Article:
History of Western Theatre: 17th Century to Now/East European Post-WWII

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Of notable interest in the East European theatre after WWII is the Polish playwright Sławomir Mrożek (1930-?) and his family saga, "Tango" (1964).

Slawomir Mrozek describes a young man who resents his father's liberal views, 2006

"Tango"[edit]

"Tango". Time: 1960s. Place: Poland.

Tango dance maneuver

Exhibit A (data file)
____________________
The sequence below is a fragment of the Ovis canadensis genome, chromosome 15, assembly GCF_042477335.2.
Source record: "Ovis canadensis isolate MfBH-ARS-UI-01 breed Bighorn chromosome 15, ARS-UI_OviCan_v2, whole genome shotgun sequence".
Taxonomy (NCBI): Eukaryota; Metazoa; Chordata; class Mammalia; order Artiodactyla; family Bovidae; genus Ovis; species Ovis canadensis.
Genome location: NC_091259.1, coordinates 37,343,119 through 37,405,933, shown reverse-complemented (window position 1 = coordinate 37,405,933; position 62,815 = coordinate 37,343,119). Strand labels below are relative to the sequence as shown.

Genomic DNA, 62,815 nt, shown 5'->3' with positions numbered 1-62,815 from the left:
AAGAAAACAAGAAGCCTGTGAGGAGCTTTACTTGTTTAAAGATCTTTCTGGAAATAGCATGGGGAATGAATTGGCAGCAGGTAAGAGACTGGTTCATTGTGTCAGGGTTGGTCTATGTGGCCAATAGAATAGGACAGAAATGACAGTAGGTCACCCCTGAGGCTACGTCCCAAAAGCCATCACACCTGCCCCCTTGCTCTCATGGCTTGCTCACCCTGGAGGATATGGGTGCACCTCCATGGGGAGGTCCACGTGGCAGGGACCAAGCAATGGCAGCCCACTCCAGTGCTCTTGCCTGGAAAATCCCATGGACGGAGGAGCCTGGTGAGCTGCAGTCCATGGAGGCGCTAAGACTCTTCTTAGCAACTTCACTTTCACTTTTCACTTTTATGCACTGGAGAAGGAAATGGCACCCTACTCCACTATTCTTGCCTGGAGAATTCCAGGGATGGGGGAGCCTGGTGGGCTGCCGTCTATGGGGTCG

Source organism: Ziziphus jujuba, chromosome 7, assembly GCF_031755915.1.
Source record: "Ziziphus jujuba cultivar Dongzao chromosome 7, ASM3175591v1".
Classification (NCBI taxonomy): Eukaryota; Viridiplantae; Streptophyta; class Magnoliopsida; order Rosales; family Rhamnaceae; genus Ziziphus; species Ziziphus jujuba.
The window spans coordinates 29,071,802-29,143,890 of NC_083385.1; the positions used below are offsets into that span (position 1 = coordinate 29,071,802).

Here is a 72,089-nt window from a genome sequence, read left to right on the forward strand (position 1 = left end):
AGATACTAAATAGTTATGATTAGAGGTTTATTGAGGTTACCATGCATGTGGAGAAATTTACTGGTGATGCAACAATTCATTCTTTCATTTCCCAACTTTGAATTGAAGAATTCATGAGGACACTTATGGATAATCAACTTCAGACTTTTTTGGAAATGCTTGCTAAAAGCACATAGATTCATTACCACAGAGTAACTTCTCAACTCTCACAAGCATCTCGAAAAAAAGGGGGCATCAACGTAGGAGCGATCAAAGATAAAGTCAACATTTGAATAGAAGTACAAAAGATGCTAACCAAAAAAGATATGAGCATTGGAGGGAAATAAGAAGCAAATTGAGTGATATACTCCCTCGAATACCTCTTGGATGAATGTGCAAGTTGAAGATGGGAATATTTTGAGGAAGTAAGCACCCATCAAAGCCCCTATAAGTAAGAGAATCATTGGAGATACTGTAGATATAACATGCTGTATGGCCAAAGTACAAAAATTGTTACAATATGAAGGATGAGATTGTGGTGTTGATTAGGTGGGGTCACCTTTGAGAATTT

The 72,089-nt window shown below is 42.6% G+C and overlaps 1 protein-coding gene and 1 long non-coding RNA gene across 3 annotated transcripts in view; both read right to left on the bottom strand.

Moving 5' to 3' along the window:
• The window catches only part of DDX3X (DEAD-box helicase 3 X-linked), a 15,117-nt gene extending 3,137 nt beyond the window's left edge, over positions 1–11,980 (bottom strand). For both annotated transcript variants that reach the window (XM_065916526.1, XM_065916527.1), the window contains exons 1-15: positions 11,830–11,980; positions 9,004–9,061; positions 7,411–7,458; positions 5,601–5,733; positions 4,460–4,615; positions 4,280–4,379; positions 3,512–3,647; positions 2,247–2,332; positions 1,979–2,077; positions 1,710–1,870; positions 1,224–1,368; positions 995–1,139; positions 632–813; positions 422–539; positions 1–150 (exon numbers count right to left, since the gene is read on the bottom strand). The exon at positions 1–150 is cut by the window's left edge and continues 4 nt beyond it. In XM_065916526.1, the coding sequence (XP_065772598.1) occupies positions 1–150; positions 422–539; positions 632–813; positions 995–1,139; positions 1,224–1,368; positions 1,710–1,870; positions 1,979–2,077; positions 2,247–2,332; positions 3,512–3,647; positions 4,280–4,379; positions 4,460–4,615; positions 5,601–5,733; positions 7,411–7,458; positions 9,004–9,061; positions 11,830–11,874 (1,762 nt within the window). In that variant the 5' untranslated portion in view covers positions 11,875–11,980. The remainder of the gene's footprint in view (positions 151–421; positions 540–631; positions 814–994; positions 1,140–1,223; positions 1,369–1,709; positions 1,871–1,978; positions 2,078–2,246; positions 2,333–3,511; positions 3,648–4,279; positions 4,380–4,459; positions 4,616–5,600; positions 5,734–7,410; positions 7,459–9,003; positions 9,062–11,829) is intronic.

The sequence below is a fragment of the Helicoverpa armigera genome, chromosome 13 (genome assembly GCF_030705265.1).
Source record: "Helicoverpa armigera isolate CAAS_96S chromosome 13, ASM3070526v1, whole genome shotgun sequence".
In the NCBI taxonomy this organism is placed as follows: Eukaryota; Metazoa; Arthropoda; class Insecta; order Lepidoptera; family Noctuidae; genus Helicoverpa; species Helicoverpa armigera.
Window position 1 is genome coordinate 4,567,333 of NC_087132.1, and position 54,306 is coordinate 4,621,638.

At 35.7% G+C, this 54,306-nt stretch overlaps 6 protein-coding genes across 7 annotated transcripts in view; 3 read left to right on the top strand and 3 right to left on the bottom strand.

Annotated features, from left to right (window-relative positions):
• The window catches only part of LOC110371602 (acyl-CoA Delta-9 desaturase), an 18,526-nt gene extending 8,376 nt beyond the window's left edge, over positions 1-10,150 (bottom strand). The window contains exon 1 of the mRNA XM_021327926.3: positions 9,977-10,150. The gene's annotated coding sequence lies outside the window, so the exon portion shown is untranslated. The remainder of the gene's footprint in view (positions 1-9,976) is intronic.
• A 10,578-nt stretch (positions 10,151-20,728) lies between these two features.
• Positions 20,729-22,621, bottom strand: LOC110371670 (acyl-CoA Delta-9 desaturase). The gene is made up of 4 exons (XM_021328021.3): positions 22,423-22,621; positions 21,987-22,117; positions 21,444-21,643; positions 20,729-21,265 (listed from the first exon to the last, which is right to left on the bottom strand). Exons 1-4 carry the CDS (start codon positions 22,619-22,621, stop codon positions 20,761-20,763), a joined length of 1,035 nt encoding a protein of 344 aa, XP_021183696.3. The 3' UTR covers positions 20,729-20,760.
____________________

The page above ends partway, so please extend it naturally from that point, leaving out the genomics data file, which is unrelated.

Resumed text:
Arthur is angry at seeing his great-uncle, Eugene, play cards instead of writing his memoirs. To punish him, he places a bird-cage over his head. He also commands his grandmother, Eugenia, to lie inside a coffin with lit candles beside it. Arthur next scolds his father, Stomil, for walking about with his pajama bottom improperly buttoned up, but he ignores him. The father reminds him it is thanks to his generation that he is so free, but Arthur regrets such freedom, "in this brothel where nothing works because everyone can do whatever he pleases". But to Stomil, "every man is entitled to his own kind of happiness". Arthur continues to speak of this theme to Eugene. "Don't you realize that, precisely because everything is possible, nothing is possible anymore?" he asks. The loss of tradition and convention have made revolt impossible. Considering himself an artist, Stomil presents to the family a puppet-play on Adam and Eve. After a few exchanges, the lights go out and a gun-shot is heard, with the result that he is the only one amused. Arthur challenges his father by announcing that a supposed friend of the family, Eddie, sleeps with his wife, Eleanor. But after Stomil proposes to shoot him, Arthur discovers his father playing cards with both. Having failed to do anything with his father, Arthur next attempts to turn the clock back by convincing Ala to marry him. She hesitates but finally accepts. When he asks for Eugenia's blessing, she hesitates. Glad of this turn of events, her brother, Eugene, threatens to shoot her unless she does. She finally yields. On the wedding day, there is a newly discovered order in the household, though Stomil remains doubtful of whther it can bed maintained. "Formalism will never free you from chaos," he prophesies to Eugene. Eleanor is also glad of this turn of events, still enthusiastic about Eddie acting as both her servant and her lover. But at the last moment, Arthur no longer wants to go through with the ceremony, empty of any meaning, still looking for an idea to build an entire life on. A sick Eugenia enters the coffin a second time, but this time to die. This gives Arthur the idea that death is the best idea of all. He begins by condemning Eugene to death and is about to enforce it when Eddie kills him from behind. In view of the family's weakness to decide on anything, it is now Eddie's turn to command. To celebrate the coming of a new family order based on old traditions, he dances a tango with Eugene.